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  1. 1. D-3.3 Traffic Load Scenario and Decision Making Page 1 Copyright  2001 CAUTION Consortium 13/10/2001 CAUTION IST-2000-25352 D-3.3 Resource Management Application Scenarios Traffic Load Scenarios and Decision-Making Contractual Date of Delivery to the CEC: 30 September 2001 Actual Date of Delivery to the CEC: 15 October 2001 Author(s): Massimo Barbera1 , Cristina Barbero1 , Paola Dal Zovo1 , Fernanda Farinaccio1 , Ivan Mura1 , Stefano Pestrin1 , Gianluca Previti1 , Sofoklis Kyriazakos2 , Evangelos Gkroustiotis2 , Charis Kechagias2 , Chris Karambalis2 , Z. Lioupas2 , B. Petropoulos2 , Kostas Vlahodimitropoulos3 , Achilleas Chatzikonstantinou3 , Filippos Kyriazidis3 Participant(s): MOTOROLA1 , ICCS/NTUA2 , VTT, COSMOTE3 , TELIA Workpackage: WP3 Est. person months: 8 Security: Pub. Nature: R Version: 8.0 Total number of pages: 84 Abstract: This document contains the design of the CAUTION Resource Management Unit (RMU), the component in charge of performing the decision making process that ultimately results in the triggering of the adequate congestion treatment techniques. The RMU receives the information on congestion situations in form of a list of alarmed cells, and executes a matching algorithm to identify the Traffic Load Scenario that best suits the current situations. The RMU contains most of the intelligence of the CAUTION system. Starting from a human included basic knowledge about the possible Traffic Load Scenarios and suitable Resource Management Techniques, the RMU builds over time a database of observed congestion cases and applied techniques, and improves its performances by learning from past experiences through a Case Based Reasoning approach. Searching the database of historical cases allows finding similar situations that occurred in the past and to immediately identify the most successful strategy to deal with the current congestion event. Once a technique has been selected to deal with a congestion event, the parameters necessary to instantiate the technique can be either obtained by similar application cases stored in the database, or can be computed with a fine-tuning model-based approach, which optimizes the Resource Management Technique to meet the network operator goals for the current scenario. The knowledge gained through experience is stored in the RMU database, and will be reused to enhance future decision- making. Moreover, the database information will also be processed to obtain hints on the quality of the basic knowledge provided by the operator, and suggestions for possible modifications and updates. Keyword list: Traffic Load Scenarios, Resource Management Techniques, Decision Making, Case-Based Reasoning, Model-Based Optimization.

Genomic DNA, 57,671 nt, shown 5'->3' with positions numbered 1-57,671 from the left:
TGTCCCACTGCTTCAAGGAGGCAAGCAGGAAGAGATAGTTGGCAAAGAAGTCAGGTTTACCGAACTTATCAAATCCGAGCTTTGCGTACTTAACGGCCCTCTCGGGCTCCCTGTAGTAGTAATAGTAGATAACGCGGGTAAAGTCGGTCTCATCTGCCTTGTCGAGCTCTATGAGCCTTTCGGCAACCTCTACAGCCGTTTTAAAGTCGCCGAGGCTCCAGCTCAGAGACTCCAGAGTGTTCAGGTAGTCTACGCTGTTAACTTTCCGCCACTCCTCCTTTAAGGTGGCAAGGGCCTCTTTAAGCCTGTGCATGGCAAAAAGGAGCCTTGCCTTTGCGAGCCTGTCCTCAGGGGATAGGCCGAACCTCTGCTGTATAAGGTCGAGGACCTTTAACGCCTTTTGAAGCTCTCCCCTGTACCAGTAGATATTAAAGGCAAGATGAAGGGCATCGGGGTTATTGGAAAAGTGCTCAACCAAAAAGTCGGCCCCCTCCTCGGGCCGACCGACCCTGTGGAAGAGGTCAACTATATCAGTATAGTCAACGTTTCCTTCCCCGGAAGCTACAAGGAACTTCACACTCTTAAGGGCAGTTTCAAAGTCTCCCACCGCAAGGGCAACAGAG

2. 2. D-3.3 Traffic Load Scenario and Decision Making Page 2 Copyright  2001 CAUTION Consortium 13/10/2001 DOCUMENT HISTORY Date Version Status Comments 25-07-2001 001 int Initial version (ToC) for partners’ comments 10-08-2001 002 int First draft high level design 31-08-2001 003 int Included partners’ contribution 4-09-2001 004 int Overall revision 21-09-2001 005 int Added Motorola input, as per Espoo meeting 21-09-2001 006 int Added ICCS input 5-10-2001 007 apr MTCI overall revision 12-10-2001 008 apr Final document